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Important tips for your product design resume (with sample resume)

Demand for product design positions is continuing to increase in 2021. More and more people are looking for jobs in UX and UI design as the tech boom continues.  

That means that recruiters are seeing product design resumes every day. Given the field, it’s important not to use Microsoft or Google templates because then your resume will look too similar to many other people. If you can’t stand out from a first glance, your resume runs the risk of being put aside. But, once your resume catches their eye, you need the best possible content to ensure you move forward.

Our mentors have looked over thousands of resumes, as both interviewers and mentors. Therefore, I wanted to share the 2 biggest mistakes I see as well as my biggest tips for product design resumes. If you keep these mistakes in mind and follow the tips, your resume will shine through and move you from application to interview.

2 biggest mistakes on your product design resume and how to avoid them:

Mistake 1 – Grunt vs. impact

Grunt is how we refer to resume points that are focused only on what you worked on because you were assigned to do it (aka grunt work). Sometimes you do need to include grunt statements (or grunt-like statement), but for the most part, you should avoid them. They are usually not an educational description of how you spent your time in any past experience or project. They usually look something like ‘Designed X for Y’ or ‘Worked on X using Y’.

Instead, we recommend that you optimize your resume by making use of…

Impact statements, which focus on what you accomplished and the results or scale of the project. Some examples of ways to structure these statements are ‘Accomplished X by implementing Y which led to Z’ or ‘Designed X to accomplish Y, resulting in Z’. They might be longer than your original statements, but they are worth it because they show that your work mattered.

Mistake 2 – Lack of quantification

It might be hard to quantify projects that might not have gotten the results you hoped for or haven’t launched yet. However, if you ask the right questions, you can quantify your work so that interviewers understand the impact.

Here are some questions that you can ask to help you quantify your work and impress the recruiter.

What was the scale?

  • How many devices did I serve?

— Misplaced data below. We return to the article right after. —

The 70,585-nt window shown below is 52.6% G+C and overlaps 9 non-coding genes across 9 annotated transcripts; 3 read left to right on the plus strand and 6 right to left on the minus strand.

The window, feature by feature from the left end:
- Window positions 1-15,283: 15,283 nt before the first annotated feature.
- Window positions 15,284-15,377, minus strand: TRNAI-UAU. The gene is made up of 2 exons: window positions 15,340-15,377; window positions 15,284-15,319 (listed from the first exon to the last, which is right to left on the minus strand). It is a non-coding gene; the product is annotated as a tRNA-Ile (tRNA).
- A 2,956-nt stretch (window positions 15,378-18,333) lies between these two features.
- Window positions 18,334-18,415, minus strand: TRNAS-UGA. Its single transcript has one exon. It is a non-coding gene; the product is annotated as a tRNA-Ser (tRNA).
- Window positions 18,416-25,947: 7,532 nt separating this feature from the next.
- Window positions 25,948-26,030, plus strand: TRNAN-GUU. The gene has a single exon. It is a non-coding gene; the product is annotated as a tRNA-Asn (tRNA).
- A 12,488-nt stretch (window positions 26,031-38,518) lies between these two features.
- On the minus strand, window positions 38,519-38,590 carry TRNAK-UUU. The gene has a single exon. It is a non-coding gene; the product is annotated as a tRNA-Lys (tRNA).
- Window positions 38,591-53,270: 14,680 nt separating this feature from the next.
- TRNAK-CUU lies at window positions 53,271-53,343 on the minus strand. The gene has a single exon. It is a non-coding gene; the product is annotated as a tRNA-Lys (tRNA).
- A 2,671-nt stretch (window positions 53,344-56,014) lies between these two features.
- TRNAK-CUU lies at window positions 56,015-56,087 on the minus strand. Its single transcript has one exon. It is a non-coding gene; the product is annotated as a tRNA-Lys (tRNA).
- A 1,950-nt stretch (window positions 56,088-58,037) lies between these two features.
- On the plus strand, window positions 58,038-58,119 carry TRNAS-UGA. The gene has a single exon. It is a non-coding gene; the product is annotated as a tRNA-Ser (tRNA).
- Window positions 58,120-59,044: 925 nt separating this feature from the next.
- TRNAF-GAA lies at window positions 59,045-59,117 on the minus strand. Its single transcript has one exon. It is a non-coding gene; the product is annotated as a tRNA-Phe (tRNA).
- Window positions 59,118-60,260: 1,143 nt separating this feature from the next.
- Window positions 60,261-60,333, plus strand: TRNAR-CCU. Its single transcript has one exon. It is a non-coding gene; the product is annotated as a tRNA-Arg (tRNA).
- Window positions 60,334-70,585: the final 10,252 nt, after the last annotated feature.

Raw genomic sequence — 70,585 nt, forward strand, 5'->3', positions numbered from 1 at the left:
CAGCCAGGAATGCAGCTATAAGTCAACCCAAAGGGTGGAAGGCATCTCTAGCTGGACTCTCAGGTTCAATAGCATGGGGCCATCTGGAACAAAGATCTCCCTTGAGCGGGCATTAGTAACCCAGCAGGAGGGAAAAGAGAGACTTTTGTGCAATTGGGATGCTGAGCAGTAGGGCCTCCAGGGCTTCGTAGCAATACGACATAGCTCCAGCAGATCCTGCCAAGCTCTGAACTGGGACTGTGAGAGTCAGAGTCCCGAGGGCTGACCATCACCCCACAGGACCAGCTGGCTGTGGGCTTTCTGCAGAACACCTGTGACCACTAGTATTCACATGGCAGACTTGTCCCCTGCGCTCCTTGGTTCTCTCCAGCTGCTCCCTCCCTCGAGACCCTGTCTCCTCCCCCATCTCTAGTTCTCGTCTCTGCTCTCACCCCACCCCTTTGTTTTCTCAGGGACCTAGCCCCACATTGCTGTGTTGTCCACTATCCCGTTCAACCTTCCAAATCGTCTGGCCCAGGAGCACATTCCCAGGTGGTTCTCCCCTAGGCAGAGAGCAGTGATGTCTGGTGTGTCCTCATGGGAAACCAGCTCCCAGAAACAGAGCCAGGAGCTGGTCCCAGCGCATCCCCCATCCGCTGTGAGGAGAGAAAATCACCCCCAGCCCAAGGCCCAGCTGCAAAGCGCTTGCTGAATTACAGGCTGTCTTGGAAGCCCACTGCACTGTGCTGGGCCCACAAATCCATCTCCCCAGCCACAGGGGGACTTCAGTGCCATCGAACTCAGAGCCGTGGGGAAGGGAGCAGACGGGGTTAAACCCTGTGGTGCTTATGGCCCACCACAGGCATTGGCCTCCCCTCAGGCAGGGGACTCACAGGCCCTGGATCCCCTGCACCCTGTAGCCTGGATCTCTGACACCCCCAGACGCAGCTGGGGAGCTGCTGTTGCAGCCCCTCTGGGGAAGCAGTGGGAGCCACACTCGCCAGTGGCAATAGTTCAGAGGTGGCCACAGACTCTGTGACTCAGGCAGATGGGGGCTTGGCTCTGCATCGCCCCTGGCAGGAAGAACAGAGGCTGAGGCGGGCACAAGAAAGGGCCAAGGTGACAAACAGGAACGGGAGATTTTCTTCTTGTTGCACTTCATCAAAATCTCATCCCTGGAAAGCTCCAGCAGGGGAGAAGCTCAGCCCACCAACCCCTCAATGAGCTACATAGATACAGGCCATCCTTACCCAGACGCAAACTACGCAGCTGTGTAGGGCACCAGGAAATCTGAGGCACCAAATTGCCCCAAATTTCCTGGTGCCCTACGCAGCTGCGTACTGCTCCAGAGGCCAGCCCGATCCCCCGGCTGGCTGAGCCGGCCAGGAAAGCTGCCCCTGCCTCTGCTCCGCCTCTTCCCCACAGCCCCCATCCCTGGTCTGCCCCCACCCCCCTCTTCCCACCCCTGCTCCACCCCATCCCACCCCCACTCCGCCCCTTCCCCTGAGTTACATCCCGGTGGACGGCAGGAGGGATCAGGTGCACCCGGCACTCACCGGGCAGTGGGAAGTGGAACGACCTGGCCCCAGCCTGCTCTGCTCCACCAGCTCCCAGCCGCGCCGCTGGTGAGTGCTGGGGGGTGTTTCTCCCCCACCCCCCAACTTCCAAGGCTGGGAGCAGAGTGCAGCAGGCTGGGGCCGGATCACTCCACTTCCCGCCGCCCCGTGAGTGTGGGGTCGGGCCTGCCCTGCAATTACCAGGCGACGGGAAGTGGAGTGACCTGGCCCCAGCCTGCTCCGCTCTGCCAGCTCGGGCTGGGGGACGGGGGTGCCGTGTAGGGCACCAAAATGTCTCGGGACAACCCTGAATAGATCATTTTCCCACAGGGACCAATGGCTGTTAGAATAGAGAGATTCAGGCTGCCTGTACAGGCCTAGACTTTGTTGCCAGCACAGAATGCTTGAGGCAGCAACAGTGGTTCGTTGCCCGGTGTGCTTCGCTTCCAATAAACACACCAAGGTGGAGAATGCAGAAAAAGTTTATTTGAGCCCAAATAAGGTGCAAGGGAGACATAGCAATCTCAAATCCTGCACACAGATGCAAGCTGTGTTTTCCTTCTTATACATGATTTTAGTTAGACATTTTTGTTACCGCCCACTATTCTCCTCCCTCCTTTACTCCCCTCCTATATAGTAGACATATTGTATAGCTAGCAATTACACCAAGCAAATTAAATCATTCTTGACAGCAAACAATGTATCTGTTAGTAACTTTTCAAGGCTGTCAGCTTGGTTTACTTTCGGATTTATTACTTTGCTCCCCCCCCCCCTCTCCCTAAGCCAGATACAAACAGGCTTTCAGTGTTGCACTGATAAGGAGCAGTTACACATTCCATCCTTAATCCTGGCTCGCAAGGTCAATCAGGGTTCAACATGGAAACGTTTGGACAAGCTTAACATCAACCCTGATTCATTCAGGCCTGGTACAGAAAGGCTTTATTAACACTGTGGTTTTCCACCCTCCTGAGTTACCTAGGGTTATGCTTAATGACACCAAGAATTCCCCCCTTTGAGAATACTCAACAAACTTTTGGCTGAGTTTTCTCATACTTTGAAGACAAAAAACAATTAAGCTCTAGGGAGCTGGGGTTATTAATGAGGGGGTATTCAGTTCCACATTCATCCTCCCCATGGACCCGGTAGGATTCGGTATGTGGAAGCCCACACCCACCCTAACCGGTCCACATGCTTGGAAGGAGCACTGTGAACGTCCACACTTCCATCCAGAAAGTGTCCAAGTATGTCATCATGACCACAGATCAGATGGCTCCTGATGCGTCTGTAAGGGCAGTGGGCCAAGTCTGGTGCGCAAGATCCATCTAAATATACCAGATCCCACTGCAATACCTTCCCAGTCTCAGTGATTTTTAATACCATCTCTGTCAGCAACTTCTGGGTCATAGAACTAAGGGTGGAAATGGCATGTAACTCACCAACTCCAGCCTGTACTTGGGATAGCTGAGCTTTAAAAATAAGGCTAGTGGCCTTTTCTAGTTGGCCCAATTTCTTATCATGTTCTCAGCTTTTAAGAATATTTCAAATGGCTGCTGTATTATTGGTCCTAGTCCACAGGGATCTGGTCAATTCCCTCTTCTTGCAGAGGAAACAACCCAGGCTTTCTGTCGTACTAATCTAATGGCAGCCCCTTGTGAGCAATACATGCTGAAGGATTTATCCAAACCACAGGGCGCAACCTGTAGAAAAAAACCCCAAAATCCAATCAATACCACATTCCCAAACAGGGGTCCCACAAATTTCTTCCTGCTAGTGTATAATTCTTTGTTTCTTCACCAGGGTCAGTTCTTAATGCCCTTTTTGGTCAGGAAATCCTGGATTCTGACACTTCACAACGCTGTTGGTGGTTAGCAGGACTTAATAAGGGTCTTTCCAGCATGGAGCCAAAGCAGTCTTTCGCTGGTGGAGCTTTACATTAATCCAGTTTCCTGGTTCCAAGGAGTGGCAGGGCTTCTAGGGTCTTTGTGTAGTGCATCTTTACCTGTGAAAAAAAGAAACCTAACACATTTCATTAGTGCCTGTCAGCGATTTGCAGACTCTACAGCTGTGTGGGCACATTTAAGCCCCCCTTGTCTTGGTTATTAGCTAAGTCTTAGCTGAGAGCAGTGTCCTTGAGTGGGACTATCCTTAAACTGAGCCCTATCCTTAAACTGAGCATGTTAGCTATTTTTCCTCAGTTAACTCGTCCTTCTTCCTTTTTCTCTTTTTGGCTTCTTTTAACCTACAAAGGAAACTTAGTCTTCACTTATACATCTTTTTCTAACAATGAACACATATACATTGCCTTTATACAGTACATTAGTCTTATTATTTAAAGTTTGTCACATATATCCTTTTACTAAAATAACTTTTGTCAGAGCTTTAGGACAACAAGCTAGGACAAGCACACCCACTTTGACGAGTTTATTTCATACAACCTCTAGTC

• Who did I manage? How many people or teams did I act as a liaison for?
  • What scenarios/tests did I consider/handle?
  • How many different methodologies did I implement?

What did I achieve as a result?

  • How much time did I save the user or team?
  • By what percentage did I improve our old process?
  • How many users/groups used it?
  • How many users did I launch to or will I launch to?
  • What percentage of our old process did I replace?
  • How much money did I produce in value?
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Top 5 tips to make your product designer resume stand out

1. Use a modern font

Sans serif fonts are more modern-looking so we always recommend them for product designer resumes. When you use these fonts, you send the right first impression to the reviewers. This is especially important when you are applying for design positions in the tech industry, so that they know you have your finger on the pulse.

2. Add a pop of color

You probably know this as a designer, but colors help draw the eye to important elements. Use color to highlight your skills or any other important keywords on your resume. Just be sure to use cool colors like blues, greens, purples, and teal and avoid warm colors like red. It’s also important to stick with one color so your resume looks professional.

3. Readability is the most important

Your resume needs to be readable and that is the most important tip we can give. Even if the design of your resume is beautiful and abstract, if it can’t be easily scanned, it will not move you forward. Use a maximum of 2 columns and never use white or light-colored text. If you include links to your portfolio and additional websites/apps you’ve worked on (and you should!), make sure that they are clickable in the pdf format, so that your work can be seen.

4. Highlight important keywords

Recruiters and hiring managers spend only seconds looking at each resume. Make their jobs easier by emphasizing the keywords that matter most to them. Match the keywords directly to the job description. If they say you need knowledge of Adobe Suite and your resume says Adobe Creative Cloud, tailor it to match their words in case they are using an applicant tracking system.

5. Always include context

A frequent mistake that we see on applicants’ resume is that they don’t provide enough context to their work. When talking about the work you’ve done, make sure to include the important keywords, but also tell the story and purpose of the product, app, or system you worked on.

For more steps on how to create a UX designer portfolio by landing a great job, see our guide.

Pathrise is a career accelerator that works with students and professionals 1-on-1 so they can land their dream job in tech. With these tips and guidance, fellows triple their application response rate and double their interview scores.

If you want to work with any of our mentors 1-on-1 to optimize your resume or with any other aspect of the job search, become a Pathrise fellow.

Apply today.

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Patrick Bohan

Hi, I'm Patrick, I write about the job search. After graduating from Cornell, I became a content lead at UBS where I helped professionals at Fortune 500 companies understand their stock options, salary, and benefits. When I'm not writing about the hiring process, I write novels for teens.

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